Illuminating the History of Winsor’s Under The Lights

By Annie A. ’21

On the 25th anniversary of Under the Lights (UTL), a tradition we have all grown to love and look forward to, it seems only fitting to reflect back upon its beginnings and how the event has changed over the years. UTL originated in 1994 when lights were first installed on the fields. What event would be complete without a little scandal though? Mr. Braxton says he “found out there is a controversy: is this the 25th anniversary of UTL?” In a way, the answer is no, and, in a way, it’s yes. Mr. Braxton continued that in 1994, UTL really was “just the games, without a Spirit Week or pep rally. There were games physically under the lights, but that was it. The second year is when UTL as we know it really [started].” 

It seems like everyone has a favorite UTL memory. Jenna P. ’20’s earliest is “staying late and watching all the games and having food dipped in the chocolate fountain.” Chloe M. ’21 says, “when I first came in Class III, I remember being so excited for Spirit Week and UTL. I feel like it’s really a representation of how close-knit our community is.”  Ms. Stern recalled past Spirit Weeks, saying, “there was one year when a theme was ‘dress as your favorite holiday’. One student came as ‘pipe day’ because earlier in the year a pipe had burst and school was closed.” Another of her favorite costumes was a student who “dressed as a ‘perfect man’ on mythical creatures day.”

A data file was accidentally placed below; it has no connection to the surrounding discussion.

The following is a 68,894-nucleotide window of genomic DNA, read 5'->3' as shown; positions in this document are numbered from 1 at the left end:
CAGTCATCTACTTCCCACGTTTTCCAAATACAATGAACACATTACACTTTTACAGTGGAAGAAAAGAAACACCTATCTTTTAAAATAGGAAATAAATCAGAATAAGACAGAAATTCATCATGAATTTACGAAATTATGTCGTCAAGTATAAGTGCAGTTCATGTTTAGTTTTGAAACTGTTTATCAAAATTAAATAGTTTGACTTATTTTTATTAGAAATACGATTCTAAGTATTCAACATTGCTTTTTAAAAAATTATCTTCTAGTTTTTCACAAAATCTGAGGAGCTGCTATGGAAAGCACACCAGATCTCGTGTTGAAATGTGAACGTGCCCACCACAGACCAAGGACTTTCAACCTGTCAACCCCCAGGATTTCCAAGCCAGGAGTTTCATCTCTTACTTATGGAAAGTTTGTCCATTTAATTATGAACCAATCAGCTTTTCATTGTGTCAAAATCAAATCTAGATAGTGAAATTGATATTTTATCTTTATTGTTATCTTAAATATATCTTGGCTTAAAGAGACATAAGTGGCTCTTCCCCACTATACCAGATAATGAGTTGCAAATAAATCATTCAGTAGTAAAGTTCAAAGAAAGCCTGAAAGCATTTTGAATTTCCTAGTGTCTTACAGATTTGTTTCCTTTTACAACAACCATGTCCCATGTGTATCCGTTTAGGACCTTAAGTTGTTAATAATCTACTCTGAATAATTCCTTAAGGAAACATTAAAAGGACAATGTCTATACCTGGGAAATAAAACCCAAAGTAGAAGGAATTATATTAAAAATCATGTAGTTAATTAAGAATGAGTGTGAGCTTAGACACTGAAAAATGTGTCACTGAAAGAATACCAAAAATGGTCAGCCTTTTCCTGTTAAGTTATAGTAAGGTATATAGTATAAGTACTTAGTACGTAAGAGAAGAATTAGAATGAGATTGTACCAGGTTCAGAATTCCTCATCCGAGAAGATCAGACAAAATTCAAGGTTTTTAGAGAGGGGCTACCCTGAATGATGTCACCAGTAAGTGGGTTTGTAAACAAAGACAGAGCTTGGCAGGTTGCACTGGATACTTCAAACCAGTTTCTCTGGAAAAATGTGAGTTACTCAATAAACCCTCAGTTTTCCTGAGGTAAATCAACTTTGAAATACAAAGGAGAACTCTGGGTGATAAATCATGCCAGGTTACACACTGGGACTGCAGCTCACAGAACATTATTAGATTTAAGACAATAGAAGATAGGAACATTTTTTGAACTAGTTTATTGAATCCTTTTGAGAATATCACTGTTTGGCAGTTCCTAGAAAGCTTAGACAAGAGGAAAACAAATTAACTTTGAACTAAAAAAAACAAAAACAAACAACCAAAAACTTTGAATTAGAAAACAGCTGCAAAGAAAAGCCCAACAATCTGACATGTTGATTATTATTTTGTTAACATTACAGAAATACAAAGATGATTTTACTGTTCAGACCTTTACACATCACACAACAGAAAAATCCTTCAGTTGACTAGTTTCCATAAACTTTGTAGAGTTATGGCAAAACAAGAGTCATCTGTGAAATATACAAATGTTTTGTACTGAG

Both Mr. Braxton and Ms. Stern have worked at Winsor for longer than any current students have been alive, but UTL was around before they started their tenures. Even twenty years ago, “it had been going on a few years and was already a big deal— the rallies used to be in the old gym,” shared Ms. Stern. The introduction of the wildcat mascot was a big step towards the homecoming event we now recognize as UTL. Before “Ms. Geromini got the wildcat, we didn’t really have a mascot. It was the Winsor lamps, but come on. I think that made a big difference,” Ms. Stern continued. 

During the construction of the LOC, a major concern was ‘what will happen to UTL?’ For a few years, while the gym and one field were out of commission, UTL took on another form, but the school spirit remained! Of course Spirit Week remained constant, but the pep rally was held in the courtyard, and not all the teams played on the Friday because the schedule had to be altered to accommodate having only one field. For example, in 2016, I played on Mid 2 Field Hockey and our ‘UTL’ game was scheduled for the day before the actual event. However, the “joyous week of spirit and community” that Mr. Braxton so deeply cherishes remained. 

Over the years the form of the cheer competition has also changed. Originally, the prize was “Class I through VIII— There was not a separate Lower School competition. Class I could win ‘Best Cheer,’ Mr. Braxton recalled. Cheers over time have gotten significantly longer as the pep rally evolved into a dance competition. This year, SASS instituted criteria for judging and a one minute minimum for actual cheer time in order to guide the rally back to its roots centered around building community and generating school spirit (see the article on page__.) 

Get psyched for the rally and games later today. Go Wildcats!